APC’s Dan Bunting also championed this approach. “There are so many challenges or opportunities… and you can’t do them all,” he said. “Single organisations can’t decide on a strategy and put things in place and go through their processes.”
Practical advice on how to collaborate successfully
- Establish a legal framework for collaboration from the beginning
- Agree upfront what the target of the project and ensure the whole team is aware of the end goal
- Be honest about what can and cannot be done.
- Go into the relationship assuming it is going to work but accepting there will be challenges along the way.
- Ensure that the collaborative team has its own identity and is not defined by the affiliations of its members.
- Talk to project partners every day, and schedule weekly catch-ups with the whole team
- Celebrate milestones and other notable achievements.
- Try to see things from your partners’ point of view
- Standardise on communication and other collaboration tools
When companies become involved in collaborations, there is often an element of risk. Business practices, processes, and intellectual property may be opened up to outsiders. Such risks may put many companies off the idea of collaboration, despite its potential advantages.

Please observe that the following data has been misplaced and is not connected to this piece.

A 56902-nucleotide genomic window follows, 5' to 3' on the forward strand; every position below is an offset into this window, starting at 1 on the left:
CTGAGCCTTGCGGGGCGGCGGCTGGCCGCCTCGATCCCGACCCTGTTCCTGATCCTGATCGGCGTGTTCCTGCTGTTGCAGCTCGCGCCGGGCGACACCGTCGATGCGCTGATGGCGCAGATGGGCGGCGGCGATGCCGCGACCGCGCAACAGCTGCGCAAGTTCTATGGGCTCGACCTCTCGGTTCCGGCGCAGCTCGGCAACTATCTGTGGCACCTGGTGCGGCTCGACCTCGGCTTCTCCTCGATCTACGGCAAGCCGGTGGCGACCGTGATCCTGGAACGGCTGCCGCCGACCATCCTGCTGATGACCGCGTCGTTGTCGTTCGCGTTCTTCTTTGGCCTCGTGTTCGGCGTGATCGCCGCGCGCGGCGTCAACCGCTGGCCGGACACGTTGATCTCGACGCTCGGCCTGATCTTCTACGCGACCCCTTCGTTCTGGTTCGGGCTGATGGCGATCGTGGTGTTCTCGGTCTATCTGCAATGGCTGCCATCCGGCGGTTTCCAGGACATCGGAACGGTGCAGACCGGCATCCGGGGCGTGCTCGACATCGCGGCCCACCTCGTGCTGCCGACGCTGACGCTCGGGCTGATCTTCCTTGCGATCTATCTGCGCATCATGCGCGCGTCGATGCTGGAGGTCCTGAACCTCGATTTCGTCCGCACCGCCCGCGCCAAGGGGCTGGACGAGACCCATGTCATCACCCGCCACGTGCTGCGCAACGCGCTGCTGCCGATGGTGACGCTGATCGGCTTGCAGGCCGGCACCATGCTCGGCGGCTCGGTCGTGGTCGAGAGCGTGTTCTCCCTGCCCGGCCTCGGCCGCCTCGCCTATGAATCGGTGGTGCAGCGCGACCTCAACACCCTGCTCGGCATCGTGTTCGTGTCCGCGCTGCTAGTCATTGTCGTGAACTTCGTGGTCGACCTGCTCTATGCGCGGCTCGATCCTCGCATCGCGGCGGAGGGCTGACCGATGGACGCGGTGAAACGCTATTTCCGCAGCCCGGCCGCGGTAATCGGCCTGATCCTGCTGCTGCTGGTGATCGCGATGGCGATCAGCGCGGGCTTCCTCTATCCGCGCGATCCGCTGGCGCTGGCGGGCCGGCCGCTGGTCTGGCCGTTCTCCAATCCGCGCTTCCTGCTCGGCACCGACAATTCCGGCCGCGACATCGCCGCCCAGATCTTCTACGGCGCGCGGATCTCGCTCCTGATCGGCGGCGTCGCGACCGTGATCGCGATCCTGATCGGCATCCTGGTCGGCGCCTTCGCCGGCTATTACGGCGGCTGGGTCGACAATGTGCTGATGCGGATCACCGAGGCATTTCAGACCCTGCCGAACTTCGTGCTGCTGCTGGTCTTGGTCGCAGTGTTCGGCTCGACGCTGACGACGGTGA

Peter van Manen insisted that managing risk should be built in from the very beginning. “Risk is something that gets in the way of innovation,” he commented. “The innovation process doesn’t come with any guarantees. And that matters not only to the individual company, but to the company’s investors.”
The legal framework underpinning collaborative projects is crucial, he added. “It’s essential to have that framework upfront. But really the collaboration is amongst the engineers and scientists that take the project forward. It’s not the legal experts in the companies that take that forward.